• Women are less likely to feel comfortable speaking in meetings than men. Women are also more likely to be interrupted when they speak.
  • Women of ethnic minorities are overall less likely to feel comfortable speaking in internal meetings.
  • Generation Z (people who were born between 1997 and 2012) employees feel less comfortable speaking in meetings than their older colleagues.

People who are neurodiverse may also feel less comfortable contributing to meetings than their neurotypical peers.

How to run inclusive meetings

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Give everyone the opportunity to contribute

This includes regularly asking for input and inviting questions. Encouraging employees to ask questions helps you direct their attention to a specific idea and focus on their thinking. It also naturally facilitates conversation throughout the meeting.

An effective way to give everyone the opportunity to contribute is to ask them a question and have them answer one by one whilst going “around the table.” Open-ended questions are the best questions to ask employees. Requesting feedback on the latest project, role, or product is also essential for inclusive contribution.

The following tips may be helpful for neurodiverse employees:

  • Ask them if they want to contribute.
  • Allow them to contribute anonymously or in smaller groups.
  • Check if they can access the tools you use, explain how to use them, and offer an alternative if necessary.
  • Use visible timers and allow thinking time.
  • Use captions and transcripts where possible.
  • Consider how employees could contribute outside of the meeting, in their own time.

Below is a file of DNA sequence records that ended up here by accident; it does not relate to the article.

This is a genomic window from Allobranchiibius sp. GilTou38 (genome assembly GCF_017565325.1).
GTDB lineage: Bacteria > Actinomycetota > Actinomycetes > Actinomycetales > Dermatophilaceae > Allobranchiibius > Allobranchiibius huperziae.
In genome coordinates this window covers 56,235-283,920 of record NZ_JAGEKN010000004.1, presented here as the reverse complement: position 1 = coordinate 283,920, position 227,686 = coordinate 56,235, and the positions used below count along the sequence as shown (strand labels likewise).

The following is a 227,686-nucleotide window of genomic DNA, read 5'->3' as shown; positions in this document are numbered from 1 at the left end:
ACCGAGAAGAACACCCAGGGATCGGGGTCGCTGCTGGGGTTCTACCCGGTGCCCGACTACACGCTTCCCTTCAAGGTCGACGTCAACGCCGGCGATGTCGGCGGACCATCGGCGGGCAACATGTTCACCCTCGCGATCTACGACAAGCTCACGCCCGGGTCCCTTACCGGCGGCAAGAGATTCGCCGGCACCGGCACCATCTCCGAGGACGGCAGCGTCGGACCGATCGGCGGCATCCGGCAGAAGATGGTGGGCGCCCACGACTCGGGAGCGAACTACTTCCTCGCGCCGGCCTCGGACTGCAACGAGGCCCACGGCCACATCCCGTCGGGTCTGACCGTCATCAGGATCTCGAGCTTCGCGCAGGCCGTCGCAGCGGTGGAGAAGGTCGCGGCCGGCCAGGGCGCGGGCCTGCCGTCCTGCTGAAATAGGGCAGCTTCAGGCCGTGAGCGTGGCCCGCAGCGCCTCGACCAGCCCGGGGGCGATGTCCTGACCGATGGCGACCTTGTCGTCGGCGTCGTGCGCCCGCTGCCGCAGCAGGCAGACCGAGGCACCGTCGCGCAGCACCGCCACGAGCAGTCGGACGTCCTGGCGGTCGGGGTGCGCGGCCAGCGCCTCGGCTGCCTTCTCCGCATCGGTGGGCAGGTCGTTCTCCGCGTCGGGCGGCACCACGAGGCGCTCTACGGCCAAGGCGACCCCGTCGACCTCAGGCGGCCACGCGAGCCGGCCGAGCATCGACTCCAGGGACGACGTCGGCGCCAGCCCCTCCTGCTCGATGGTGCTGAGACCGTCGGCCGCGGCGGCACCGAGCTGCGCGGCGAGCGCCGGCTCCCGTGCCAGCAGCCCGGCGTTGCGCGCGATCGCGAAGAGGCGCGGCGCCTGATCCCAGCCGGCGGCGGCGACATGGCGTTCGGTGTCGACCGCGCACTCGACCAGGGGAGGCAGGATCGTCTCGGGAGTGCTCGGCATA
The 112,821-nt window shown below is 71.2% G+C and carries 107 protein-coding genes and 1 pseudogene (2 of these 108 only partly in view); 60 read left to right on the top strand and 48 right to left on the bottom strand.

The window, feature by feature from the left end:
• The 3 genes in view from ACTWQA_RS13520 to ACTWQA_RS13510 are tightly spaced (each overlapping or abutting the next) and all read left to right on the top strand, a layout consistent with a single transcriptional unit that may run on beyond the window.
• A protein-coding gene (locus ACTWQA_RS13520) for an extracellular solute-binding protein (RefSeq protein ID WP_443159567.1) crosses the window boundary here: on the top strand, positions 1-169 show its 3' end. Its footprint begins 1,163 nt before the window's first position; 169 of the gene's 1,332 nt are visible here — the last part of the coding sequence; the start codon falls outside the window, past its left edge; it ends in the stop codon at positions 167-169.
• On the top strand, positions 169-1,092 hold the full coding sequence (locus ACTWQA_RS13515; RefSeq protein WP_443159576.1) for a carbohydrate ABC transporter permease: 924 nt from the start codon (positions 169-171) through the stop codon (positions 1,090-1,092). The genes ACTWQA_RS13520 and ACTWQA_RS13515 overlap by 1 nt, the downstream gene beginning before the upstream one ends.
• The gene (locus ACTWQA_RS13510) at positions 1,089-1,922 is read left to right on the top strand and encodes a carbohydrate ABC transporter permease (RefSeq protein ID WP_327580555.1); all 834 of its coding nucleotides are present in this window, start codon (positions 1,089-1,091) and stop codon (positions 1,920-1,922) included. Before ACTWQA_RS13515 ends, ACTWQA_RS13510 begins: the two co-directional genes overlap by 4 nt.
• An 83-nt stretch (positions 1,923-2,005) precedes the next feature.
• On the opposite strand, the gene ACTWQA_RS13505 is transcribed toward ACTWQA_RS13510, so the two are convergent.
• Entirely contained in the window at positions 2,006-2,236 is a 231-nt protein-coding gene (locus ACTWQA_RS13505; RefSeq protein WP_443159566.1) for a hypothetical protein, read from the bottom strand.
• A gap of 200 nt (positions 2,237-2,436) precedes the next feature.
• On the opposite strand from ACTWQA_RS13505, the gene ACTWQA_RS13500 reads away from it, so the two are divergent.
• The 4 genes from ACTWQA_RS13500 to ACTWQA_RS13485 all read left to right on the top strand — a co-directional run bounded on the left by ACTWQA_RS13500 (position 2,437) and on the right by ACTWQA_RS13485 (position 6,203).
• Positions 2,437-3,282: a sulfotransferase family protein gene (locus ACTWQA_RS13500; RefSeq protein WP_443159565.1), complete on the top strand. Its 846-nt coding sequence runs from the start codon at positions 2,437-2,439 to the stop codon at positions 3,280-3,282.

Use clear language

When communicating with neurodiverse colleagues in a meeting, you should keep your language concise and straightforward as well as clear. Avoid jargon, slang words, euphemisms, and colloquial expressions. For example, instead of saying, “That sales report was a slam dunk,” try saying, “That sales report was outstanding.”

If you use visual tools in the meeting, such as presentation slides, be very clear about what you are showing and what you want your peers to look at.

You can clarify what you are showing with these phrases:

  • Can I draw your attention to this slide/graph/column?
  • Can everyone see this slide/these figures?
  • If we look at (e.g., this chart), we can see…
  • Let’s move on to the next slide/graph/column.

Bring a collaborative agenda

A useful application for allowing employees to collaborate towards an agenda is Fellow. This enables everyone to access the agenda before the meeting and prepare for the meeting.

The agenda should include a list of topics that will be discussed throughout the meeting. Allow contributions and suggestions from your team members to add to the agenda.

A meeting agenda could also include the following:

  • The chance for employees to introduce themselves.
  • An optional icebreaker.
  • Breaks, especially for longer meetings
  • Follow-up actions, such as acting on items that were discussed during the meeting.